Propaganda 1 Pro-communism/ Russia: the call for peasants to rise up and defeat the invaders; the involvement of a woman (Vasilisa) in the army and at the forefront of the struggle; the banishment of the moneyed men (the bourgeoisie) from the town as the peasants arrive; the forgiveness of the Russian people to the foot soldiers of the Teutonic knights (as these foot soldiers were forced to serve the knights).

Despite the anti-Christian approach, Alexander makes a biblical reference when addressing the Russian people near the end of the movie stating that they "... will be Judases all ... " if they betray the victory just won.

Joseph Stalin wanted this film to be a propaganda tool to warn Soviet citizens to be wary of German aggression. However, it was rejected at first due to it being "too anti-German", as it came out shortly before the Soviet-German non-aggression pact of 1939 was signed. In 1941, the peace was broken and Stalin reportedly demanded that it be shown in every Soviet movie theater as a rallying cry against the invasion.

Propaganda 3 anti-German/ Nazi: the symbol on the back of the gloves of the Archbishop is simultaneously reminiscent of Christian symbolism and of the swastika; some of these Teutonic figures closest to the tent chapel display crossed daggers on their tunics reminiscent of a swastika; many of the Teutonic knights carry flags and shields or wear clothes emblazoned with a figure resembling the imperial German eagle Note that the arms of the Order of Teutonic Knights also incorporate a similar eagle); the Archbishop bears a minimally disguised swastika on his mitre/ headdress during the battle; many of the Teutonic foot-soldiers wear helmets reminiscent of the German Army of World War 2; the treachery of the knight who kills Master Armourer despite having surrendered to him.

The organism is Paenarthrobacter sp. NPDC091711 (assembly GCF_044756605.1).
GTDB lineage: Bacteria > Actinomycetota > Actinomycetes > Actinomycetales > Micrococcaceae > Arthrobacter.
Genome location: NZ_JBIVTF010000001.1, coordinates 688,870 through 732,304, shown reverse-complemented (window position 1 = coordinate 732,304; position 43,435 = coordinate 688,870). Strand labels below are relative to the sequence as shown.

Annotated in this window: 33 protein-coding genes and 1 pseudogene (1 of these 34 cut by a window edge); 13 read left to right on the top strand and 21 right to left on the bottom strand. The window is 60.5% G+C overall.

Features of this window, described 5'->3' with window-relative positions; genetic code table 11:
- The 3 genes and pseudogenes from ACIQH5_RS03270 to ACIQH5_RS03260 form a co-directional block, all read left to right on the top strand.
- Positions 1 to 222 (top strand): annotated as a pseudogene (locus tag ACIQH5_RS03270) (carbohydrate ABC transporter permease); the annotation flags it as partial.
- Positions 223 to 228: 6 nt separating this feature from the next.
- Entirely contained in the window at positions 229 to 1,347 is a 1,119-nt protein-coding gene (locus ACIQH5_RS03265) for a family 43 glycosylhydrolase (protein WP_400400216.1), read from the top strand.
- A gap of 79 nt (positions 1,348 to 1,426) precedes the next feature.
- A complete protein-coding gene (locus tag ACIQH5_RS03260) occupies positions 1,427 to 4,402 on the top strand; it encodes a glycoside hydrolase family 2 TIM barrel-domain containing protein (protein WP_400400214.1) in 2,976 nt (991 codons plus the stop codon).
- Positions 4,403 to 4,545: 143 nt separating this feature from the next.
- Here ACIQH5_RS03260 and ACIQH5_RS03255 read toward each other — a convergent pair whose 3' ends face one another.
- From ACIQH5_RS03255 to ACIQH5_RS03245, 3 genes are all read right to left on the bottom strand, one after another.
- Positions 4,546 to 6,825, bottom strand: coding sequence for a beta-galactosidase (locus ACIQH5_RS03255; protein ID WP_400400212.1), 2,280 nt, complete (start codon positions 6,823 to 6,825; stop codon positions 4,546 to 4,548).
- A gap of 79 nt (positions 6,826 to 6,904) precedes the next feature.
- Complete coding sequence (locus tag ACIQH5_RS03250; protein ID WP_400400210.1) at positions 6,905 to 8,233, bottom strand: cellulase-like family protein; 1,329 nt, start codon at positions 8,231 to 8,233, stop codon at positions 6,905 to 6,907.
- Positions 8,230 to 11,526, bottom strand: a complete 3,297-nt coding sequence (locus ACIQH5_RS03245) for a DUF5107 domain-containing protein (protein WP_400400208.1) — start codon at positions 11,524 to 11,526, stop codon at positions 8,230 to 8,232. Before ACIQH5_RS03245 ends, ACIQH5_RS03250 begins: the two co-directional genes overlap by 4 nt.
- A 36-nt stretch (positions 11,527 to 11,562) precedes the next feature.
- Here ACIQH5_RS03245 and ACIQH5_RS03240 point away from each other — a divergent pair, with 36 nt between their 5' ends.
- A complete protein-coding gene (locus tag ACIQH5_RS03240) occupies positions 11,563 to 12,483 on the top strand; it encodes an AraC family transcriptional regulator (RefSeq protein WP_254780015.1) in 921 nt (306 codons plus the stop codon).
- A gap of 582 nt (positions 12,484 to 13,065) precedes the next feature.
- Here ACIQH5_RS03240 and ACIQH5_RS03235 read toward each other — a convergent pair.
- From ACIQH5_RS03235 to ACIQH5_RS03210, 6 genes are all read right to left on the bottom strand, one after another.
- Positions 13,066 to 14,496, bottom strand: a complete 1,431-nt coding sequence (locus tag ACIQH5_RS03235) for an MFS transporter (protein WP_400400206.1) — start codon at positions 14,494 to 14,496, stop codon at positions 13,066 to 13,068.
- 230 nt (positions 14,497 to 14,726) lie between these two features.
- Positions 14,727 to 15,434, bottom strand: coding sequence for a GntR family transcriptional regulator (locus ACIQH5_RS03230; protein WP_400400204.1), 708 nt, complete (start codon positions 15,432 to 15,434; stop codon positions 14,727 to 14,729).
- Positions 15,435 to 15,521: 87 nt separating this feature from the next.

The battle on the ice was inspired by Sergei M. Eisenstein's love for the D.W. Griffith film Way Down East (1920), in which the climax is a chase over a vast river of melting ice heading toward a waterfall.

The battle is reflected in both Old Russian and German chronicles. But information about specific details differs. One of the main differences is the amount of warriors on Teutonic side, presented as 300 in German chronicles and 2000 in Old Russian. One of the assumptions is that only Teutonic knights were mentioned as battle units in the German, not their servants. Historians still seek for the exact place of the battle.

Propaganda 2 Anti-Christianity: the Teutonic knights bear crosses on their capes, pennons and shields; crucifixes borne on rods by knights; the religious figures in the service of the knights and the religious services held; the destruction of the tent after the battle by the Master Armourer; the lack of religious figures and services/ celebrations on the Russian side (despite the crosses on top of the buildings).

Sergei Prokofiev composed the score for the film and re-worked it into the cantata Aleksandr Nevskiy. In 1995 the music was re-recorded for a VHS and Laserdisc release of the film because of bad quality and bad editing in the original, though the dialogue was left unchanged.